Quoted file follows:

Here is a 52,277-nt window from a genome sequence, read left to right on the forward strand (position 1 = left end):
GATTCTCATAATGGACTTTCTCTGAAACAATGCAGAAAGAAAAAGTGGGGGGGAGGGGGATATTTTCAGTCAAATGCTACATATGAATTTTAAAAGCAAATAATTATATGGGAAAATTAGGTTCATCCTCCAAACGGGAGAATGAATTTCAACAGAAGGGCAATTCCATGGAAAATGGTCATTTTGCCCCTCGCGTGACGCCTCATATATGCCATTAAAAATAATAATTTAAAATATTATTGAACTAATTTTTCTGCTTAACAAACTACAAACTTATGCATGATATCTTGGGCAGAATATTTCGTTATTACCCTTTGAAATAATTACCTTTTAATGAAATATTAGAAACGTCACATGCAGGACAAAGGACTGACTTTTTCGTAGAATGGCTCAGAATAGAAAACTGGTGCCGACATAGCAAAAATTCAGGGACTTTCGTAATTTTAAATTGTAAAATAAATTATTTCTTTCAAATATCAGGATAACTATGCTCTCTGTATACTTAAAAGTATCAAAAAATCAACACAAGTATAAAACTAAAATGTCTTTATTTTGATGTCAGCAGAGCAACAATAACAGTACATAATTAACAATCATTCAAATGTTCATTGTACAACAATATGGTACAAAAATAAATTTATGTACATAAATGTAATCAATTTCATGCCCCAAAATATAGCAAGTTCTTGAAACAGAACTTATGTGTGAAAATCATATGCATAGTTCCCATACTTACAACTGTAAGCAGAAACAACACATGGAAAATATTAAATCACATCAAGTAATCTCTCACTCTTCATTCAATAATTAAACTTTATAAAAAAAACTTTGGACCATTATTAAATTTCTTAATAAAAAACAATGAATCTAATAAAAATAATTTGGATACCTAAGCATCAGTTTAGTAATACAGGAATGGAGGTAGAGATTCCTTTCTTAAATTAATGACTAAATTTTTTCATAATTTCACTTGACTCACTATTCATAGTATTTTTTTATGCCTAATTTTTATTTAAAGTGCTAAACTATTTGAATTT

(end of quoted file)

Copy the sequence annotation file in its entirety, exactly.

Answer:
Here is a 52,277-nt window from a genome sequence, read left to right on the forward strand (position 1 = left end):
GATTCTCATAATGGACTTTCTCTGAAACAATGCAGAAAGAAAAAGTGGGGGGGAGGGGGATATTTTCAGTCAAATGCTACATATGAATTTTAAAAGCAAATAATTATATGGGAAAATTAGGTTCATCCTCCAAACGGGAGAATGAATTTCAACAGAAGGGCAATTCCATGGAAAATGGTCATTTTGCCCCTCGCGTGACGCCTCATATATGCCATTAAAAATAATAATTTAAAATATTATTGAACTAATTTTTCTGCTTAACAAACTACAAACTTATGCATGATATCTTGGGCAGAATATTTCGTTATTACCCTTTGAAATAATTACCTTTTAATGAAATATTAGAAACGTCACATGCAGGACAAAGGACTGACTTTTTCGTAGAATGGCTCAGAATAGAAAACTGGTGCCGACATAGCAAAAATTCAGGGACTTTCGTAATTTTAAATTGTAAAATAAATTATTTCTTTCAAATATCAGGATAACTATGCTCTCTGTATACTTAAAAGTATCAAAAAATCAACACAAGTATAAAACTAAAATGTCTTTATTTTGATGTCAGCAGAGCAACAATAACAGTACATAATTAACAATCATTCAAATGTTCATTGTACAACAATATGGTACAAAAATAAATTTATGTACATAAATGTAATCAATTTCATGCCCCAAAATATAGCAAGTTCTTGAAACAGAACTTATGTGTGAAAATCATATGCATAGTTCCCATACTTACAACTGTAAGCAGAAACAACACATGGAAAATATTAAATCACATCAAGTAATCTCTCACTCTTCATTCAATAATTAAACTTTATAAAAAAAACTTTGGACCATTATTAAATTTCTTAATAAAAAACAATGAATCTAATAAAAATAATTTGGATACCTAAGCATCAGTTTAGTAATACAGGAATGGAGGTAGAGATTCCTTTCTTAAATTAATGACTAAATTTTTTCATAATTTCACTTGACTCACTATTCATAGTATTTTTTTATGCCTAATTTTTATTTAAAGTGCTAAACTATTTGAATTT